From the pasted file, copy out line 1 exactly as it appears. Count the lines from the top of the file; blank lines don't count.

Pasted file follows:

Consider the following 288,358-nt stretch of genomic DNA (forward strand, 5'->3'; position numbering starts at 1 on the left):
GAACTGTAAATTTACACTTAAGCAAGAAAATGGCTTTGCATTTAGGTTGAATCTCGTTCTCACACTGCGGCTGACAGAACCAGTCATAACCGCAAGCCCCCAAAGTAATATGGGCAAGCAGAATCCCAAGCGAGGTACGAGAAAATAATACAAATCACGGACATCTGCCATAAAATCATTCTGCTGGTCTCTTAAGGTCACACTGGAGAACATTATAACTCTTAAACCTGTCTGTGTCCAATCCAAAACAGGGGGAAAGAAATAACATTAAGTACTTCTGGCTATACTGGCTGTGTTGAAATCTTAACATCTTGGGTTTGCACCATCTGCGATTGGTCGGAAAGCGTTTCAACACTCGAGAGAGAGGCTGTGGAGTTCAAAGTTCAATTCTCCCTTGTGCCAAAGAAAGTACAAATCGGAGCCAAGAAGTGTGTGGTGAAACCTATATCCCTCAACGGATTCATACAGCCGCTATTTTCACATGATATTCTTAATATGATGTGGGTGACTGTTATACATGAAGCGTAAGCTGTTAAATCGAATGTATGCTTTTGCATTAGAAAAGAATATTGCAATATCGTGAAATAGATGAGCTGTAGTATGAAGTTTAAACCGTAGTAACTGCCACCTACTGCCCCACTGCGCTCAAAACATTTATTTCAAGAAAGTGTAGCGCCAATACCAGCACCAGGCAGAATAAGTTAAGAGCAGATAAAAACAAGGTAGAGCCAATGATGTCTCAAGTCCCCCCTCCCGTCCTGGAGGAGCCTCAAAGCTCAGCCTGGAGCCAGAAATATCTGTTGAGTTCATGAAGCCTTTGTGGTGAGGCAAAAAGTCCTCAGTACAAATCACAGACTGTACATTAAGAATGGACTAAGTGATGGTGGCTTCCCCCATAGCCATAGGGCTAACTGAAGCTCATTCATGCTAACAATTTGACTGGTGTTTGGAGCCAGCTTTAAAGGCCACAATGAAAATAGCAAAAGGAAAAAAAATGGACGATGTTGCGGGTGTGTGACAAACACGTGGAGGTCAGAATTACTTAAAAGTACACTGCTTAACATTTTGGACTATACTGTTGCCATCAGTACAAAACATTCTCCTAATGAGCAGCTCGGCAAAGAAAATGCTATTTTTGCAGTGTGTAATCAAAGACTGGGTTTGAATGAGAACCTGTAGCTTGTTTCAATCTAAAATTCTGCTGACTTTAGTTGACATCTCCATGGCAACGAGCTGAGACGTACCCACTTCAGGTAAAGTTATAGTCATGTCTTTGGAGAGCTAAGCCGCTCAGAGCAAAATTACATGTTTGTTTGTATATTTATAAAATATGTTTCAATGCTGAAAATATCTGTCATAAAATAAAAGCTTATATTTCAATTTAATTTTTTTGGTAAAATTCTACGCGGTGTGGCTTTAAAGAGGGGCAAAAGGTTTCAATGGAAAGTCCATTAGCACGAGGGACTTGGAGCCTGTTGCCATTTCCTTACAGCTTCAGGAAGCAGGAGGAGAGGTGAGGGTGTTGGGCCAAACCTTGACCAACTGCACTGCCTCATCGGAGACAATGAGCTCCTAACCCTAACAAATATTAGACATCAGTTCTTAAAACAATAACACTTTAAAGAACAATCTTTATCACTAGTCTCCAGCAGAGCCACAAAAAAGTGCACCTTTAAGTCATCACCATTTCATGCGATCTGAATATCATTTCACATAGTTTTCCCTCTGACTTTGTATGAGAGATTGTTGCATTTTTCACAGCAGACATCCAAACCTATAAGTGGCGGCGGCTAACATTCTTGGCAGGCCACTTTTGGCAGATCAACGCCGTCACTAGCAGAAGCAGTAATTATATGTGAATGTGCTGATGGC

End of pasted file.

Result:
Consider the following 288,358-nt stretch of genomic DNA (forward strand, 5'->3'; position numbering starts at 1 on the left):